That being said, I did have a few mishaps here and there. It could be all too easy to accidentally dash off the map and to your doom at times, especially when trying to perform manoeuvres in quick succession, whilst it could be hard to figure out where exactly you’d land when jumping in some of the game’s busier areas. Some of this is owed to the fact that you don’t have control over the camera in the game, with the right stick instead assigned to yo-yo actions. In general, the camera is well-placed and efficient at following the action, but there were a few occasions where that lack of control made it more difficult to track where exactly you’d land during a jump – most levels offer room for error so it’s not always an issue, but it can be the difference between life and death in some of the more challenging levels.

Maybe saying ‘life and death’ is a bit extreme, because Penny’s Big Breakaway is pretty forgivable for the most part. Whilst you’ll face plenty of creative platforming challenges that’ll test your skills in levels, you have infinite lives, so you’ll always be able to return to the last checkpoint if you fail. This can affect your score if it happens too many times, but it gives plenty of leeway for those who aren’t too worried about getting high scores. It CAN be a little inconsistent with its checkpoint placement in some levels, but I never found myself re-playing through areas of a level so regularly that it felt like an issue.

Check out some screenshots down below:

It might sound like I’m knocking on the game a bit, but believe me, I had a great time playing through Penny’s Big Breakaway. The level design is superb, with plenty of different platforming challenges introduced as you progress further through the game to keep the experience feeling fresh. Whilst it does embrace a lot of the typical hallmarks of the 3D platforming genre, it also manages to add its own little twist to them thanks to the unique yo-yo mechanics. You’re also able to utilise a bunch of different snack-themed power-ups for your yo-yo in levels, with things like the cake allowing you to glide down across heights and the red pepper making your yo-yo speed through areas superfast when riding atop of it, just to name a few. And the collectibles I mentioned earlier? Not only are they a lot of fun to find, but they unlock additional challenging levels that are especially rewarding to play through. It’ll please completionists and certainly adds to the replay value of the game, as does the Time Attack mode that challenges you to complete levels as fast as possible.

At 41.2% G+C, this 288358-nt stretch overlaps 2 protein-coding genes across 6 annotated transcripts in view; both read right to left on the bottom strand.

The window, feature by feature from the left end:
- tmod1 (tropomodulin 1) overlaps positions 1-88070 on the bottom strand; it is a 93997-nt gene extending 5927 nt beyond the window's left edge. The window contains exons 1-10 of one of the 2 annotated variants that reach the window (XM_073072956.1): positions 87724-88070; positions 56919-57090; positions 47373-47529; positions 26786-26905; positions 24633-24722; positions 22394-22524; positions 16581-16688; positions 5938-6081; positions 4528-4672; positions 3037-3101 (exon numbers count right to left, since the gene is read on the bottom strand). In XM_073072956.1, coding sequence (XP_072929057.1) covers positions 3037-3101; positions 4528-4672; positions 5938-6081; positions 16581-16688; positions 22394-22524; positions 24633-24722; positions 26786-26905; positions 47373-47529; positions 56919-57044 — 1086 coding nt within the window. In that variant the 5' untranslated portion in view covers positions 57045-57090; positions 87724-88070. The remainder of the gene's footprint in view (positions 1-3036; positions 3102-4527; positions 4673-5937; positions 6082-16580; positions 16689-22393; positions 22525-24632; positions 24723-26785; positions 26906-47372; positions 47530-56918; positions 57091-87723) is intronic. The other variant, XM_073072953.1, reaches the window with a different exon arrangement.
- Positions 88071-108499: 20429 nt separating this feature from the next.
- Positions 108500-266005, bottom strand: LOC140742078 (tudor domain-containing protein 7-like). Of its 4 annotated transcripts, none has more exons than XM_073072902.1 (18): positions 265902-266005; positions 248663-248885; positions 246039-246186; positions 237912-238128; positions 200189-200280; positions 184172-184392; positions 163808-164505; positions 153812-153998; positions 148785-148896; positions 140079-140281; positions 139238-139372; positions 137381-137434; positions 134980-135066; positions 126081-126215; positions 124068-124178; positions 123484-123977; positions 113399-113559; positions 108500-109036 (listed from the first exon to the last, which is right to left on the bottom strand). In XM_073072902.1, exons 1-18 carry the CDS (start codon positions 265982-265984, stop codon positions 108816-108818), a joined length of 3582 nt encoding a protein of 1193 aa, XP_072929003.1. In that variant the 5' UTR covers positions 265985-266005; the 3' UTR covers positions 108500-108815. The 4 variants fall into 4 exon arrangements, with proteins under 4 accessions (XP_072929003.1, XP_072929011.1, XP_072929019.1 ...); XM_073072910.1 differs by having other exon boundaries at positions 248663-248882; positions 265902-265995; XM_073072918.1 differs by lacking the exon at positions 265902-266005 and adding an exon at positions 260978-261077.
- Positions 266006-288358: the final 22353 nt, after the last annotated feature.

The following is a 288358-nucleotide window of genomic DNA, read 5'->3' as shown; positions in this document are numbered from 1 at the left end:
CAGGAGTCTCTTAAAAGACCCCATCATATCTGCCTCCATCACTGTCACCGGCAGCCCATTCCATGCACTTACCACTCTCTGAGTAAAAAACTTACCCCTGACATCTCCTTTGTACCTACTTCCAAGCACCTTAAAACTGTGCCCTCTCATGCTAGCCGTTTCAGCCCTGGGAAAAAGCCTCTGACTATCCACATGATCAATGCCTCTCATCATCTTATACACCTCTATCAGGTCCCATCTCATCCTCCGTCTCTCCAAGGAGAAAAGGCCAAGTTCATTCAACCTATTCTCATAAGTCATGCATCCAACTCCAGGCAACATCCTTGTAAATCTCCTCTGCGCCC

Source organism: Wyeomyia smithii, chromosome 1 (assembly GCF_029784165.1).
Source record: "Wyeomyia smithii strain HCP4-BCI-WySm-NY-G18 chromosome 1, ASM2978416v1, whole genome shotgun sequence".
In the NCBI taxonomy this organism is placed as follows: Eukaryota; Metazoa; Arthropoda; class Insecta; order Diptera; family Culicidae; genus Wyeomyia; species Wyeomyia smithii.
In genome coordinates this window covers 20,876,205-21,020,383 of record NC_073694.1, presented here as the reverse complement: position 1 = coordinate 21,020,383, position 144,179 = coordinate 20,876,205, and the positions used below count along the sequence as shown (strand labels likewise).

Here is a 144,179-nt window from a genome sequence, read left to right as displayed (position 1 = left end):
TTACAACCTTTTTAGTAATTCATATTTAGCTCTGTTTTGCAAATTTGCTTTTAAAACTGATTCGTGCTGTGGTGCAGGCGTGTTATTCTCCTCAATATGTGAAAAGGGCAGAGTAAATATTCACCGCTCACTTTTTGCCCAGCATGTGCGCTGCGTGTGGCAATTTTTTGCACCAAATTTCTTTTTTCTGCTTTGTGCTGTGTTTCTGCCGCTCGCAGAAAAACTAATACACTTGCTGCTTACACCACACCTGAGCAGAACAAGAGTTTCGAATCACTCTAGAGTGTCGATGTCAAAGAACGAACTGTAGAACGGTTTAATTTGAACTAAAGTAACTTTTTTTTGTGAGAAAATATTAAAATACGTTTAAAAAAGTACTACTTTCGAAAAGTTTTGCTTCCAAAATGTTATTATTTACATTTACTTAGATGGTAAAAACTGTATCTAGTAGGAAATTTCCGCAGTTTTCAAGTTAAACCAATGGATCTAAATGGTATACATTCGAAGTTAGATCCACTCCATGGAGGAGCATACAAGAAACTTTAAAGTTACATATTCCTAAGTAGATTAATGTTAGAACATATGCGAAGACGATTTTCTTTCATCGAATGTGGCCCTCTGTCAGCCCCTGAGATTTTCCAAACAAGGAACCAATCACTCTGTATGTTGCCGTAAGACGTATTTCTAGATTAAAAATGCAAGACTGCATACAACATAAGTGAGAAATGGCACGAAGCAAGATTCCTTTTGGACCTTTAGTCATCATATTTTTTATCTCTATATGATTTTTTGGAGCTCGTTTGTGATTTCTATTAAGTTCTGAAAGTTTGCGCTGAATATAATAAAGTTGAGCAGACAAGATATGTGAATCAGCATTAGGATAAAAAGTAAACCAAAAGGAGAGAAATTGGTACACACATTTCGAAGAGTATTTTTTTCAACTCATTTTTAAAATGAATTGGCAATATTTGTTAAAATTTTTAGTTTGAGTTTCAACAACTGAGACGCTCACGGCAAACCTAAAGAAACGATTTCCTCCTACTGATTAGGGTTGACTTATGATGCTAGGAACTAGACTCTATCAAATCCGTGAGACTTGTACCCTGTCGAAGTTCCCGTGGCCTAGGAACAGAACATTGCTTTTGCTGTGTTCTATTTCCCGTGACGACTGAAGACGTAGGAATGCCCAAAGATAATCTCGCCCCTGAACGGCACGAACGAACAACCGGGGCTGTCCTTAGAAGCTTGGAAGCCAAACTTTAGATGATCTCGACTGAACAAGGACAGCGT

Oh, and the boss fights? I’ve seen a few complaints online that they’re not very good, but I enjoyed them. Sure, there were one or two frustrating encounters, but for the most part they lean into the strengths of the game and give players an enjoyable little challenge to face to mark the end of a set of levels.

I can’t wrap up this review without mentioning the game’s visuals, which I absolutely loved. I’m a sucker for the early platformers that marked the initial transition to 3D, with Penny’s Big Breakaway embracing a visual style that captures the essence of those perfectly. It’s simplistic in design, but so creative, colourful, and eye-catching that it’s hard not to be impressed by how authentic it is in re-creating that old-school aesthetic. Add to that the wonderful soundtrack that plays to the whimsical vibe of the adventure perfectly and you’ll quickly find that the audio and visual design of Penny’s Big Breakaway is sublime. I have no doubt that the visual style won’t be for everyone, but as an old-school gamer, I adored it.

Penny's Big Breakaway Review

Penny’s Big Breakaway is a wonderful 3D platformer that captures the vibe of the classics of the genre perfectly with its creative level design and vibrant visuals. It manages to feel really unique thanks to its clever yo-yo mechanics too, which certainly help set it apart from similar modern releases – even IF it can make for some clumsy situations, especially with the lack of camera control.

It’s just a really fun game that has a lot going for it, with the wealth of collectibles, bonus levels, and additional challenges ensuring it’ll keep players hooked in for some time. Some of the team at developer Evening Star are best known for their work on Sonic Mania, but their first original platforming release proves that they don’t need to rely on a recognisable mascot to show off their platforming prowess.

Developer: Evening Star
Publisher: Private Division
Platform(s): PC (Reviewed), PlayStation 5, Xbox Series X|S, Nintendo Switch